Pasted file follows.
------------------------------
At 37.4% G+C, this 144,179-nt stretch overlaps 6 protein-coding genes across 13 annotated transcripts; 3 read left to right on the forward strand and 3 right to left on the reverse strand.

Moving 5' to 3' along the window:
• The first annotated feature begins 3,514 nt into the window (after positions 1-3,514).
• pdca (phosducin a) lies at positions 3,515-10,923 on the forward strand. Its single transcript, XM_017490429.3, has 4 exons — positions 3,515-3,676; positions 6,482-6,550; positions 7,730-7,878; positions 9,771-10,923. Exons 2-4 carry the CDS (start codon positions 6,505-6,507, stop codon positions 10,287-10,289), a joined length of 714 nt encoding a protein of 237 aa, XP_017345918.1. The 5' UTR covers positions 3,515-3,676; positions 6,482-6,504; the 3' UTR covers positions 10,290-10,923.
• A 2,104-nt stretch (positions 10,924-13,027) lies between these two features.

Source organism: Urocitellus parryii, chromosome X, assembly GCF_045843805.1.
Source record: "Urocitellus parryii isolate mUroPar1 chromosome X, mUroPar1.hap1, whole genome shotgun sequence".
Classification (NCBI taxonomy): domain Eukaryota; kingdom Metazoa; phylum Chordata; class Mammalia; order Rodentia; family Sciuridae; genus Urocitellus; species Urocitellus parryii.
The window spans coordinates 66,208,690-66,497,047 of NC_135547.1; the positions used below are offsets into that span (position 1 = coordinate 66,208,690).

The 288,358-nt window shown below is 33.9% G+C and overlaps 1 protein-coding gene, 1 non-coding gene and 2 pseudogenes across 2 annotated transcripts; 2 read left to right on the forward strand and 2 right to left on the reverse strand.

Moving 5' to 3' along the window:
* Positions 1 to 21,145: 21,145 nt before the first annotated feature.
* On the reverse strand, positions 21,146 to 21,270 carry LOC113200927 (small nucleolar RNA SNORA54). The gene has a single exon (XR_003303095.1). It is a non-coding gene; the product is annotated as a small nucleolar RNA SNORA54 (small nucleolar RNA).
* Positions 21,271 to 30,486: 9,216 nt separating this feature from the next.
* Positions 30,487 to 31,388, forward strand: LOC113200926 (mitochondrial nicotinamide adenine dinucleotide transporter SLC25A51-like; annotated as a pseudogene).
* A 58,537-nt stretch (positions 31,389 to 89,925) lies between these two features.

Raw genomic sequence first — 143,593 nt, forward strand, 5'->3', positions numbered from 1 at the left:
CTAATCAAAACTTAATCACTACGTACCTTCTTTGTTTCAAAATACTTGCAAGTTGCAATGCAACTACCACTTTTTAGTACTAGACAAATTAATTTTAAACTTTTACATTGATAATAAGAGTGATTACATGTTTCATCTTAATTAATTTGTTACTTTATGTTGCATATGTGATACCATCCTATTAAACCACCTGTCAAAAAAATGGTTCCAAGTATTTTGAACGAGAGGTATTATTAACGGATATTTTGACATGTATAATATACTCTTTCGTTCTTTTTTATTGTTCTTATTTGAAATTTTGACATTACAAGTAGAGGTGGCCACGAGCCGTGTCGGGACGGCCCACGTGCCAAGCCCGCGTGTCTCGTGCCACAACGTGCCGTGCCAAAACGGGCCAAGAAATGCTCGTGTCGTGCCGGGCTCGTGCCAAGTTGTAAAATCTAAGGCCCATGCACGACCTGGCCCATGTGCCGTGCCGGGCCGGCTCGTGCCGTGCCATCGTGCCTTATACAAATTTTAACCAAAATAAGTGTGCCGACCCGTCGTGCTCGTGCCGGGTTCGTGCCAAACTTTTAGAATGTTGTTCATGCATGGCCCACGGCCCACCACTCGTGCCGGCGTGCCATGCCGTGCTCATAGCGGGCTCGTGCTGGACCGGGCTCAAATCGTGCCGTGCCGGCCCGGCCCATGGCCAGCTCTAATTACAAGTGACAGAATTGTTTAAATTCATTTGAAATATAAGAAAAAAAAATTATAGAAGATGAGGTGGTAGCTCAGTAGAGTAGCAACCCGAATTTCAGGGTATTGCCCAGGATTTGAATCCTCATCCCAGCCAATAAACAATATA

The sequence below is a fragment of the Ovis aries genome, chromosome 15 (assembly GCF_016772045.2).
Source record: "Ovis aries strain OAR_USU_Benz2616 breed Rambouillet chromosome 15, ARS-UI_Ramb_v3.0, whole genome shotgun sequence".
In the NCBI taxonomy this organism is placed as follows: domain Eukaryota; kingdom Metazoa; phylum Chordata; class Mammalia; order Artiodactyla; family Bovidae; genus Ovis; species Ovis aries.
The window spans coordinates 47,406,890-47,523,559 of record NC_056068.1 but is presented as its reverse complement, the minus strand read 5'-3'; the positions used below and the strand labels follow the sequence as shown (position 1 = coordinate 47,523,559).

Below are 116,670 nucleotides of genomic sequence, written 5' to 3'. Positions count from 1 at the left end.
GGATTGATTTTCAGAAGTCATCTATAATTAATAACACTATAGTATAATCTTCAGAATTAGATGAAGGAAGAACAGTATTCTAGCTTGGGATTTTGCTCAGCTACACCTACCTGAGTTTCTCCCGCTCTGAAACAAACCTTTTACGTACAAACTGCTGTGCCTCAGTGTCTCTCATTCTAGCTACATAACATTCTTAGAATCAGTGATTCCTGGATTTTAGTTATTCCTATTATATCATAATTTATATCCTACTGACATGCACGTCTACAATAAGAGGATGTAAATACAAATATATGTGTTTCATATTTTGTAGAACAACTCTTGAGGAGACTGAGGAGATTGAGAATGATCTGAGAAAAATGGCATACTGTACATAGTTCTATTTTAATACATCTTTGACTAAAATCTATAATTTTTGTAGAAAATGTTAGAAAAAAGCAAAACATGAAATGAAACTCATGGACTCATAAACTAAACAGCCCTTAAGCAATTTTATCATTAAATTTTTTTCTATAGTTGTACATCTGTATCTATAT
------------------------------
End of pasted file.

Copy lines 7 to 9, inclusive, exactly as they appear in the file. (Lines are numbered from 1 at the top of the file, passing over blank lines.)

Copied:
Source record: "Urocitellus parryii isolate mUroPar1 chromosome X, mUroPar1.hap1, whole genome shotgun sequence".
Classification (NCBI taxonomy): domain Eukaryota; kingdom Metazoa; phylum Chordata; class Mammalia; order Rodentia; family Sciuridae; genus Urocitellus; species Urocitellus parryii.
The window spans coordinates 66,208,690-66,497,047 of NC_135547.1; the positions used below are offsets into that span (position 1 = coordinate 66,208,690).